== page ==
Motor City

When I created this new blog I lost all of the history that I had from the previous blog. It’s probably going to take a while because with the new site the format is different, plus me having to import all of the pictures one more is a time-consuming task, but I want to bring back some of the old posts a little by little. This time, I’m bringing back the post from my trip to Detroit. This also features a new category in Geek Q which is going to be Travel. I’ll be using this category to tag the posts that involve my traveling up and around the world (or the US). Of course this is still a style blog, but I want to add a little more variety and who knows, maybe you find your next traveling spot right here.

So back to the post, I fell in love with Detroit. It’s definitely one of the most interesting cities I’ve been to in the US. I was a little weary about it since people had told me mostly negative things about the city: that it was dangerous, old, dirty, and abandoned. And even though some of this was true, there is a real charm the city possesses that’s reflected in every corner and every building. In the 1920s and 1930s, Detroit was a big commercial and economic center in the United States, and the city flourished thanks to a growing working middle-class. Car companies, among other manufacturers, heavily developed in this area, hence its nickname of the “Motor City”.

Years went by, and as any big city, Detroit started to become polluted, crowded, and eventually crime heavily rose. The working middle-class became afraid of its own city, and people started to flee to the outskirts and other suburbs in Michigan. Big companies that had grown in the area also began to move away from the Motor City, and eventually, most of the downtown area was abandoned. It was not until about 5 years ago that people realized that Detroit needed a change, a revival. So they started to repopulate downtown Detroit, especially the young people who were graduating from really good universities nearby and wanted to live in an urban environment. To attract more people, they used the old buildings, that were once so prolific and had become dilapidated with time and abandonment, and turned them into new apartment complexes, hotels, banks, etc. Even the convention center where the conference I attended was taking place was a renovated older building. This has made of Detroit a living memory of its own past, and the city is once again gaining importance and relevance.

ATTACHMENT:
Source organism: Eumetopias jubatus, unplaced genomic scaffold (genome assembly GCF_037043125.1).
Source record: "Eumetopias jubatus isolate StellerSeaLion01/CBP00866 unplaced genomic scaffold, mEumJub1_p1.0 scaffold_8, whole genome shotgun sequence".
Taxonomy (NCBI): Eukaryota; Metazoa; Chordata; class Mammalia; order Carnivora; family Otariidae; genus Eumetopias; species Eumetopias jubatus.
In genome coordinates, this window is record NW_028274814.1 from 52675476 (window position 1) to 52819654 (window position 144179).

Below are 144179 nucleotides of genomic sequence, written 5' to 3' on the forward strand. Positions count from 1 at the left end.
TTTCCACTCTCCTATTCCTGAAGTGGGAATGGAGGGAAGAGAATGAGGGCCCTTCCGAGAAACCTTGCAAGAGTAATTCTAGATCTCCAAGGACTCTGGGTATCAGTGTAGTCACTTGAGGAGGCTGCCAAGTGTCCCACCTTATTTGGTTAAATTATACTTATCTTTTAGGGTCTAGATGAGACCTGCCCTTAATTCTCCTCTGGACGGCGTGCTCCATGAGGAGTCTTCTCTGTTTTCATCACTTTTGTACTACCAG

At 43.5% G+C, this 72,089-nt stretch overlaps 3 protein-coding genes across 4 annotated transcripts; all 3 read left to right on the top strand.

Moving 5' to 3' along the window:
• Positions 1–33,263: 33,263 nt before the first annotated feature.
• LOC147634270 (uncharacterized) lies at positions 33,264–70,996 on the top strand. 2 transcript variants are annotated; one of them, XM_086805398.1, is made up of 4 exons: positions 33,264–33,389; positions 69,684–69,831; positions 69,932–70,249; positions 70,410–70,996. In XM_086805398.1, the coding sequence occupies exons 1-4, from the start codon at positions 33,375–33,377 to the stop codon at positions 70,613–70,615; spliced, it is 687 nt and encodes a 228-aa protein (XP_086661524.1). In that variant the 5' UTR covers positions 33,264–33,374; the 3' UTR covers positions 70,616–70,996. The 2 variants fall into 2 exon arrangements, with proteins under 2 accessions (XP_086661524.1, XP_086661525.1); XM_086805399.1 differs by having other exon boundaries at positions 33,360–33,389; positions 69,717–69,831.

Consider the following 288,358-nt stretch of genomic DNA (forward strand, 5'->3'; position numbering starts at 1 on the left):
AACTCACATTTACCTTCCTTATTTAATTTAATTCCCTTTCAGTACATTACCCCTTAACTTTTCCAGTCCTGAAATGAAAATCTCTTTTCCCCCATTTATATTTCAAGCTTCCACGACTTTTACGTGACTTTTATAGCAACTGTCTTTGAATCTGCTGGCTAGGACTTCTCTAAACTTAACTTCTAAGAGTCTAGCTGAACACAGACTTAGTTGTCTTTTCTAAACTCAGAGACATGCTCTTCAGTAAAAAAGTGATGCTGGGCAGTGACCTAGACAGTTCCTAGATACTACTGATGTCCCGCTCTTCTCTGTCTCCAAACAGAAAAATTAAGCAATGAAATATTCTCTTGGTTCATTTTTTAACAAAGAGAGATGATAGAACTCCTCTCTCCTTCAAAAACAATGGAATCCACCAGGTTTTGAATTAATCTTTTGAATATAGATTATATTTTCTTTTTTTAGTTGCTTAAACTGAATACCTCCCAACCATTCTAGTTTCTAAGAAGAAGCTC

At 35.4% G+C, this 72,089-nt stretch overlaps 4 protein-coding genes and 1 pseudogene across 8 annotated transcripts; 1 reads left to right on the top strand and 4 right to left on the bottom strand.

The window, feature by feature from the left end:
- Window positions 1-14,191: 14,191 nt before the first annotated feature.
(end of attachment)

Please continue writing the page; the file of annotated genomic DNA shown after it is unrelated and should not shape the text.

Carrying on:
To match this wonderful environment, I chose to wear a timeless gray combination of peacoat with jeans which first of all, kept me warm and safe in the bone-chilling cold, and it also made a great match with the architecture of the city. Here you can see me in front of one of Detroit’s oldest churches, look at how beautiful the arches and columns are! The whole color palette is really discreet, but it works well with the type of architecture behind and what these buildings represent. What do you think? Falling in love with the city as well? Feel free to leave your comments down below. That’s all for the day folks! A little history lesson, a little style and fashion today. Thanks again for reading and remember to keep stylish and to continue putting your best look forward each day.

Peacoat Club Monaco, Scarf H&M, Jeans Hollister, Shoes Aldo

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